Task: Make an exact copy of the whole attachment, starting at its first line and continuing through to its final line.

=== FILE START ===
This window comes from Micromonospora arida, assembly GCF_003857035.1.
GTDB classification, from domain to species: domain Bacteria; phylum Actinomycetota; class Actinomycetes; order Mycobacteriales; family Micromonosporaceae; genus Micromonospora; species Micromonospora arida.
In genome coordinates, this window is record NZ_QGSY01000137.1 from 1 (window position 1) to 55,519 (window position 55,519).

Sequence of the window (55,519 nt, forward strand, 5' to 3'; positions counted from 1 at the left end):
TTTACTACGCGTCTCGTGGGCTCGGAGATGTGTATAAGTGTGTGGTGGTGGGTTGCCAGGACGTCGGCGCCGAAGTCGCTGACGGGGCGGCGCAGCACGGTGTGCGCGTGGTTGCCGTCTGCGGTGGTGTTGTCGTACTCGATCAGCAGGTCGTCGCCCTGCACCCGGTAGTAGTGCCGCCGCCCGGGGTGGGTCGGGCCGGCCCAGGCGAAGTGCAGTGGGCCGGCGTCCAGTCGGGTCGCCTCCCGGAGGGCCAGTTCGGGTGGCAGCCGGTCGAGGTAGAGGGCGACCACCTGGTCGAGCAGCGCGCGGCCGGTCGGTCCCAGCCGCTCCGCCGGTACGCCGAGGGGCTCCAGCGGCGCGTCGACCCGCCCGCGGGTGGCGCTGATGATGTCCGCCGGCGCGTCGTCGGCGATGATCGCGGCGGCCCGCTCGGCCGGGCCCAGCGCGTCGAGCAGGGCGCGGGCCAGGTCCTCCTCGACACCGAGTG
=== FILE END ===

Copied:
This window comes from Micromonospora arida, assembly GCF_003857035.1.
GTDB classification, from domain to species: domain Bacteria; phylum Actinomycetota; class Actinomycetes; order Mycobacteriales; family Micromonosporaceae; genus Micromonospora; species Micromonospora arida.
In genome coordinates, this window is record NZ_QGSY01000137.1 from 1 (window position 1) to 55,519 (window position 55,519).

Sequence of the window (55,519 nt, forward strand, 5' to 3'; positions counted from 1 at the left end):
TTTACTACGCGTCTCGTGGGCTCGGAGATGTGTATAAGTGTGTGGTGGTGGGTTGCCAGGACGTCGGCGCCGAAGTCGCTGACGGGGCGGCGCAGCACGGTGTGCGCGTGGTTGCCGTCTGCGGTGGTGTTGTCGTACTCGATCAGCAGGTCGTCGCCCTGCACCCGGTAGTAGTGCCGCCGCCCGGGGTGGGTCGGGCCGGCCCAGGCGAAGTGCAGTGGGCCGGCGTCCAGTCGGGTCGCCTCCCGGAGGGCCAGTTCGGGTGGCAGCCGGTCGAGGTAGAGGGCGACCACCTGGTCGAGCAGCGCGCGGCCGGTCGGTCCCAGCCGCTCCGCCGGTACGCCGAGGGGCTCCAGCGGCGCGTCGACCCGCCCGCGGGTGGCGCTGATGATGTCCGCCGGCGCGTCGTCGGCGATGATCGCGGCGGCCCGCTCGGCCGGGCCCAGCGCGTCGAGCAGGGCGCGGGCCAGGTCCTCCTCGACACCGAGTG